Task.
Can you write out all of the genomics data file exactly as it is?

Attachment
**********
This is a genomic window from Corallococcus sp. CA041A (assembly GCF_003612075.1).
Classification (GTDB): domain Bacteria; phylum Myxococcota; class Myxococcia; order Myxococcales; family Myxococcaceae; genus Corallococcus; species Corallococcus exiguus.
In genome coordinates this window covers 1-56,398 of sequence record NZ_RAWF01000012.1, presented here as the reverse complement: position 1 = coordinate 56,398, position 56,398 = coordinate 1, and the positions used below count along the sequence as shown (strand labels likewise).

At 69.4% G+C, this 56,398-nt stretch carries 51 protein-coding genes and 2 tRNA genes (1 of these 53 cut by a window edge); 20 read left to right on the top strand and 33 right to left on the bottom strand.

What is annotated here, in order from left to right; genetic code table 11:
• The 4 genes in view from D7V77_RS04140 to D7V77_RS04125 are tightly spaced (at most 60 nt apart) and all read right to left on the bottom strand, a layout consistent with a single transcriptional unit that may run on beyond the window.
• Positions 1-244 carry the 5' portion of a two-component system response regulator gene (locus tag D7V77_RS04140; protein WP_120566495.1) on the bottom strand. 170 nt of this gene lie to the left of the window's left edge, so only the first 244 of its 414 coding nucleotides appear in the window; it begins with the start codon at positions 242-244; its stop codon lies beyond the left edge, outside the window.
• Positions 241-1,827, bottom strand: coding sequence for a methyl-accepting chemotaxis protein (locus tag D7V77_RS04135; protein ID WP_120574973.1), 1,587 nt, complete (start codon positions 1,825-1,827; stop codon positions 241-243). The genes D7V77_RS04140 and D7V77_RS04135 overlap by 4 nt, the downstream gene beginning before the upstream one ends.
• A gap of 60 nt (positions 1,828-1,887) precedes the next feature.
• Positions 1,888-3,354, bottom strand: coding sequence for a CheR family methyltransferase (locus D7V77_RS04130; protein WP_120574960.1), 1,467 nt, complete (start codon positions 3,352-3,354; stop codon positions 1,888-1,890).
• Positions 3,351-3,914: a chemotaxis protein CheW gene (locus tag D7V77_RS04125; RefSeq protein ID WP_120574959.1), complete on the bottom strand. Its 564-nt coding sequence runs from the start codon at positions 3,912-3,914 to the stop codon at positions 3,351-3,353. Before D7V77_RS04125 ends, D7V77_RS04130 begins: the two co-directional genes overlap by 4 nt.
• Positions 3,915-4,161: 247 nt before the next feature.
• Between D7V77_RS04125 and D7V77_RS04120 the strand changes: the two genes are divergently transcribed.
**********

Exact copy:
This is a genomic window from Corallococcus sp. CA041A (assembly GCF_003612075.1).
Classification (GTDB): domain Bacteria; phylum Myxococcota; class Myxococcia; order Myxococcales; family Myxococcaceae; genus Corallococcus; species Corallococcus exiguus.
In genome coordinates this window covers 1-56,398 of sequence record NZ_RAWF01000012.1, presented here as the reverse complement: position 1 = coordinate 56,398, position 56,398 = coordinate 1, and the positions used below count along the sequence as shown (strand labels likewise).

At 69.4% G+C, this 56,398-nt stretch carries 51 protein-coding genes and 2 tRNA genes (1 of these 53 cut by a window edge); 20 read left to right on the top strand and 33 right to left on the bottom strand.

What is annotated here, in order from left to right; genetic code table 11:
• The 4 genes in view from D7V77_RS04140 to D7V77_RS04125 are tightly spaced (at most 60 nt apart) and all read right to left on the bottom strand, a layout consistent with a single transcriptional unit that may run on beyond the window.
• Positions 1-244 carry the 5' portion of a two-component system response regulator gene (locus tag D7V77_RS04140; protein WP_120566495.1) on the bottom strand. 170 nt of this gene lie to the left of the window's left edge, so only the first 244 of its 414 coding nucleotides appear in the window; it begins with the start codon at positions 242-244; its stop codon lies beyond the left edge, outside the window.
• Positions 241-1,827, bottom strand: coding sequence for a methyl-accepting chemotaxis protein (locus tag D7V77_RS04135; protein ID WP_120574973.1), 1,587 nt, complete (start codon positions 1,825-1,827; stop codon positions 241-243). The genes D7V77_RS04140 and D7V77_RS04135 overlap by 4 nt, the downstream gene beginning before the upstream one ends.
• A gap of 60 nt (positions 1,828-1,887) precedes the next feature.
• Positions 1,888-3,354, bottom strand: coding sequence for a CheR family methyltransferase (locus D7V77_RS04130; protein WP_120574960.1), 1,467 nt, complete (start codon positions 3,352-3,354; stop codon positions 1,888-1,890).
• Positions 3,351-3,914: a chemotaxis protein CheW gene (locus tag D7V77_RS04125; RefSeq protein ID WP_120574959.1), complete on the bottom strand. Its 564-nt coding sequence runs from the start codon at positions 3,912-3,914 to the stop codon at positions 3,351-3,353. Before D7V77_RS04125 ends, D7V77_RS04130 begins: the two co-directional genes overlap by 4 nt.
• Positions 3,915-4,161: 247 nt before the next feature.
• Between D7V77_RS04125 and D7V77_RS04120 the strand changes: the two genes are divergently transcribed.